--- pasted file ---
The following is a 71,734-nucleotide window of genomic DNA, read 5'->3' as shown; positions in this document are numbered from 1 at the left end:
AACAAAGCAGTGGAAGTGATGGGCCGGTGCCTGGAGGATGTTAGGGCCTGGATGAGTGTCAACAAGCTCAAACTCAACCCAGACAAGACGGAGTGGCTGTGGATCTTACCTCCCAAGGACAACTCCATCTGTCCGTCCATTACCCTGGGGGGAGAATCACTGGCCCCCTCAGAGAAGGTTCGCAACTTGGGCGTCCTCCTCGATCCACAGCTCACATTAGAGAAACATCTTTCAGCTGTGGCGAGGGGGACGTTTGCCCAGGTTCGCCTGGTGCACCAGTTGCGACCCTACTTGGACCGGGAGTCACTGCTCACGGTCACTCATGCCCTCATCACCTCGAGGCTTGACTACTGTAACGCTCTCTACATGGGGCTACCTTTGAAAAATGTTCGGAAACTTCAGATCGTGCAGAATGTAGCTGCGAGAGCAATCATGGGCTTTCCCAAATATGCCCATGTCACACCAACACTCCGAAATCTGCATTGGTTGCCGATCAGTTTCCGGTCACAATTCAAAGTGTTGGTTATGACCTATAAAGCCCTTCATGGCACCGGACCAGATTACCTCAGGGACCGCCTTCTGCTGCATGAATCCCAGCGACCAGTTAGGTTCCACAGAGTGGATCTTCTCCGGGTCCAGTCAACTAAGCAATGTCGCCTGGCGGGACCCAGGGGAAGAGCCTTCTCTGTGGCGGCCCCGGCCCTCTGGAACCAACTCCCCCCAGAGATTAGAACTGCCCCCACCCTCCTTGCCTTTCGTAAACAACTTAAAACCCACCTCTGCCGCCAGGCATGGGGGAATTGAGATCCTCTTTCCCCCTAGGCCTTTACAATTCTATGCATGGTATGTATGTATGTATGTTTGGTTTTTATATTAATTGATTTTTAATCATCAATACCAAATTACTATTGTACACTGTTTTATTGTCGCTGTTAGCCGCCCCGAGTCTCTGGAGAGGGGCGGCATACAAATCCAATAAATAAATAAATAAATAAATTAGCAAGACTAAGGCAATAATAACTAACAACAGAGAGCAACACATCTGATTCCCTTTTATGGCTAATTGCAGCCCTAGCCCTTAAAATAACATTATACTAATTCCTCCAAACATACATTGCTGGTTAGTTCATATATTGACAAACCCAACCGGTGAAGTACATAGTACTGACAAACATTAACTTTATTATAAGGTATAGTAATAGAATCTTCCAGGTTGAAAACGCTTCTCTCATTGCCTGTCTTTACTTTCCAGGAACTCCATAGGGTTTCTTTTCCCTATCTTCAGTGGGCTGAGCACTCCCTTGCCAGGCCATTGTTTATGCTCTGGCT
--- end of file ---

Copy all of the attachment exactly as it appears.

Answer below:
The following is a 71,734-nucleotide window of genomic DNA, read 5'->3' as shown; positions in this document are numbered from 1 at the left end:
AACAAAGCAGTGGAAGTGATGGGCCGGTGCCTGGAGGATGTTAGGGCCTGGATGAGTGTCAACAAGCTCAAACTCAACCCAGACAAGACGGAGTGGCTGTGGATCTTACCTCCCAAGGACAACTCCATCTGTCCGTCCATTACCCTGGGGGGAGAATCACTGGCCCCCTCAGAGAAGGTTCGCAACTTGGGCGTCCTCCTCGATCCACAGCTCACATTAGAGAAACATCTTTCAGCTGTGGCGAGGGGGACGTTTGCCCAGGTTCGCCTGGTGCACCAGTTGCGACCCTACTTGGACCGGGAGTCACTGCTCACGGTCACTCATGCCCTCATCACCTCGAGGCTTGACTACTGTAACGCTCTCTACATGGGGCTACCTTTGAAAAATGTTCGGAAACTTCAGATCGTGCAGAATGTAGCTGCGAGAGCAATCATGGGCTTTCCCAAATATGCCCATGTCACACCAACACTCCGAAATCTGCATTGGTTGCCGATCAGTTTCCGGTCACAATTCAAAGTGTTGGTTATGACCTATAAAGCCCTTCATGGCACCGGACCAGATTACCTCAGGGACCGCCTTCTGCTGCATGAATCCCAGCGACCAGTTAGGTTCCACAGAGTGGATCTTCTCCGGGTCCAGTCAACTAAGCAATGTCGCCTGGCGGGACCCAGGGGAAGAGCCTTCTCTGTGGCGGCCCCGGCCCTCTGGAACCAACTCCCCCCAGAGATTAGAACTGCCCCCACCCTCCTTGCCTTTCGTAAACAACTTAAAACCCACCTCTGCCGCCAGGCATGGGGGAATTGAGATCCTCTTTCCCCCTAGGCCTTTACAATTCTATGCATGGTATGTATGTATGTATGTTTGGTTTTTATATTAATTGATTTTTAATCATCAATACCAAATTACTATTGTACACTGTTTTATTGTCGCTGTTAGCCGCCCCGAGTCTCTGGAGAGGGGCGGCATACAAATCCAATAAATAAATAAATAAATAAATTAGCAAGACTAAGGCAATAATAACTAACAACAGAGAGCAACACATCTGATTCCCTTTTATGGCTAATTGCAGCCCTAGCCCTTAAAATAACATTATACTAATTCCTCCAAACATACATTGCTGGTTAGTTCATATATTGACAAACCCAACCGGTGAAGTACATAGTACTGACAAACATTAACTTTATTATAAGGTATAGTAATAGAATCTTCCAGGTTGAAAACGCTTCTCTCATTGCCTGTCTTTACTTTCCAGGAACTCCATAGGGTTTCTTTTCCCTATCTTCAGTGGGCTGAGCACTCCCTTGCCAGGCCATTGTTTATGCTCTGGCT